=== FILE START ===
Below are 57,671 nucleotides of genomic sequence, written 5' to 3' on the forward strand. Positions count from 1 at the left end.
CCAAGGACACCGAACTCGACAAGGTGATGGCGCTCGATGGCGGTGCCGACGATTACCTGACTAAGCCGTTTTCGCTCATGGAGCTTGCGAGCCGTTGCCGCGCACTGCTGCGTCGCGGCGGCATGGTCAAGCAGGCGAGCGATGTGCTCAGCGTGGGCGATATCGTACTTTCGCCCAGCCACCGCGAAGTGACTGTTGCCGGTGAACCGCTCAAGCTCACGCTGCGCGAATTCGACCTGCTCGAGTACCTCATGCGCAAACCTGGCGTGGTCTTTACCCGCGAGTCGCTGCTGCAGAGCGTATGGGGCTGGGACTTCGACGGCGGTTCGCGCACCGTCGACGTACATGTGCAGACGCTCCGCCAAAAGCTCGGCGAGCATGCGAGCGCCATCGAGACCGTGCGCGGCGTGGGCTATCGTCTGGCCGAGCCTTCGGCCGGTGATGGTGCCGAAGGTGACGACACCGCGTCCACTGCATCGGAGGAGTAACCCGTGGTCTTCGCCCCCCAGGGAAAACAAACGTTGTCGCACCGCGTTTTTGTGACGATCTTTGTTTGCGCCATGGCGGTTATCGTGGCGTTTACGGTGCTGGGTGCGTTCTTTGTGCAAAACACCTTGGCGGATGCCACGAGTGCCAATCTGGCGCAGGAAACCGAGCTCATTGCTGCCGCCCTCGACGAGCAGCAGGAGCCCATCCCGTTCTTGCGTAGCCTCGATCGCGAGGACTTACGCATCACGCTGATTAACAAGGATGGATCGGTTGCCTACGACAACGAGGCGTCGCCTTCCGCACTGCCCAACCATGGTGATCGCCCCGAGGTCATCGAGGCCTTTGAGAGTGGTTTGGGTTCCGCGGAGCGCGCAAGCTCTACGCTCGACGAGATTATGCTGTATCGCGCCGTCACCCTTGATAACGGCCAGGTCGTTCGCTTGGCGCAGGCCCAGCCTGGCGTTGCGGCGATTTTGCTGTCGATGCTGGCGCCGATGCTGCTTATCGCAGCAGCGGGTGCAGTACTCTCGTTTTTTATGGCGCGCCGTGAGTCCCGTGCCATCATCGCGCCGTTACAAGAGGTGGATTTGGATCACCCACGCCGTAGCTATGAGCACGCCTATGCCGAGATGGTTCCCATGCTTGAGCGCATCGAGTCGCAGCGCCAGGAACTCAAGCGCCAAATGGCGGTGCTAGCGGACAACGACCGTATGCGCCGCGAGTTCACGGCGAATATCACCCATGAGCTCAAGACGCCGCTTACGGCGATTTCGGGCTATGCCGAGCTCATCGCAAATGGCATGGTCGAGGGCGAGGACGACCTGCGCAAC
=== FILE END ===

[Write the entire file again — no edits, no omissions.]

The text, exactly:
Below are 57,671 nucleotides of genomic sequence, written 5' to 3' on the forward strand. Positions count from 1 at the left end.
CCAAGGACACCGAACTCGACAAGGTGATGGCGCTCGATGGCGGTGCCGACGATTACCTGACTAAGCCGTTTTCGCTCATGGAGCTTGCGAGCCGTTGCCGCGCACTGCTGCGTCGCGGCGGCATGGTCAAGCAGGCGAGCGATGTGCTCAGCGTGGGCGATATCGTACTTTCGCCCAGCCACCGCGAAGTGACTGTTGCCGGTGAACCGCTCAAGCTCACGCTGCGCGAATTCGACCTGCTCGAGTACCTCATGCGCAAACCTGGCGTGGTCTTTACCCGCGAGTCGCTGCTGCAGAGCGTATGGGGCTGGGACTTCGACGGCGGTTCGCGCACCGTCGACGTACATGTGCAGACGCTCCGCCAAAAGCTCGGCGAGCATGCGAGCGCCATCGAGACCGTGCGCGGCGTGGGCTATCGTCTGGCCGAGCCTTCGGCCGGTGATGGTGCCGAAGGTGACGACACCGCGTCCACTGCATCGGAGGAGTAACCCGTGGTCTTCGCCCCCCAGGGAAAACAAACGTTGTCGCACCGCGTTTTTGTGACGATCTTTGTTTGCGCCATGGCGGTTATCGTGGCGTTTACGGTGCTGGGTGCGTTCTTTGTGCAAAACACCTTGGCGGATGCCACGAGTGCCAATCTGGCGCAGGAAACCGAGCTCATTGCTGCCGCCCTCGACGAGCAGCAGGAGCCCATCCCGTTCTTGCGTAGCCTCGATCGCGAGGACTTACGCATCACGCTGATTAACAAGGATGGATCGGTTGCCTACGACAACGAGGCGTCGCCTTCCGCACTGCCCAACCATGGTGATCGCCCCGAGGTCATCGAGGCCTTTGAGAGTGGTTTGGGTTCCGCGGAGCGCGCAAGCTCTACGCTCGACGAGATTATGCTGTATCGCGCCGTCACCCTTGATAACGGCCAGGTCGTTCGCTTGGCGCAGGCCCAGCCTGGCGTTGCGGCGATTTTGCTGTCGATGCTGGCGCCGATGCTGCTTATCGCAGCAGCGGGTGCAGTACTCTCGTTTTTTATGGCGCGCCGTGAGTCCCGTGCCATCATCGCGCCGTTACAAGAGGTGGATTTGGATCACCCACGCCGTAGCTATGAGCACGCCTATGCCGAGATGGTTCCCATGCTTGAGCGCATCGAGTCGCAGCGCCAGGAACTCAAGCGCCAAATGGCGGTGCTAGCGGACAACGACCGTATGCGCCGCGAGTTCACGGCGAATATCACCCATGAGCTCAAGACGCCGCTTACGGCGATTTCGGGCTATGCCGAGCTCATCGCAAATGGCATGGTCGAGGGCGAGGACGACCTGCGCAAC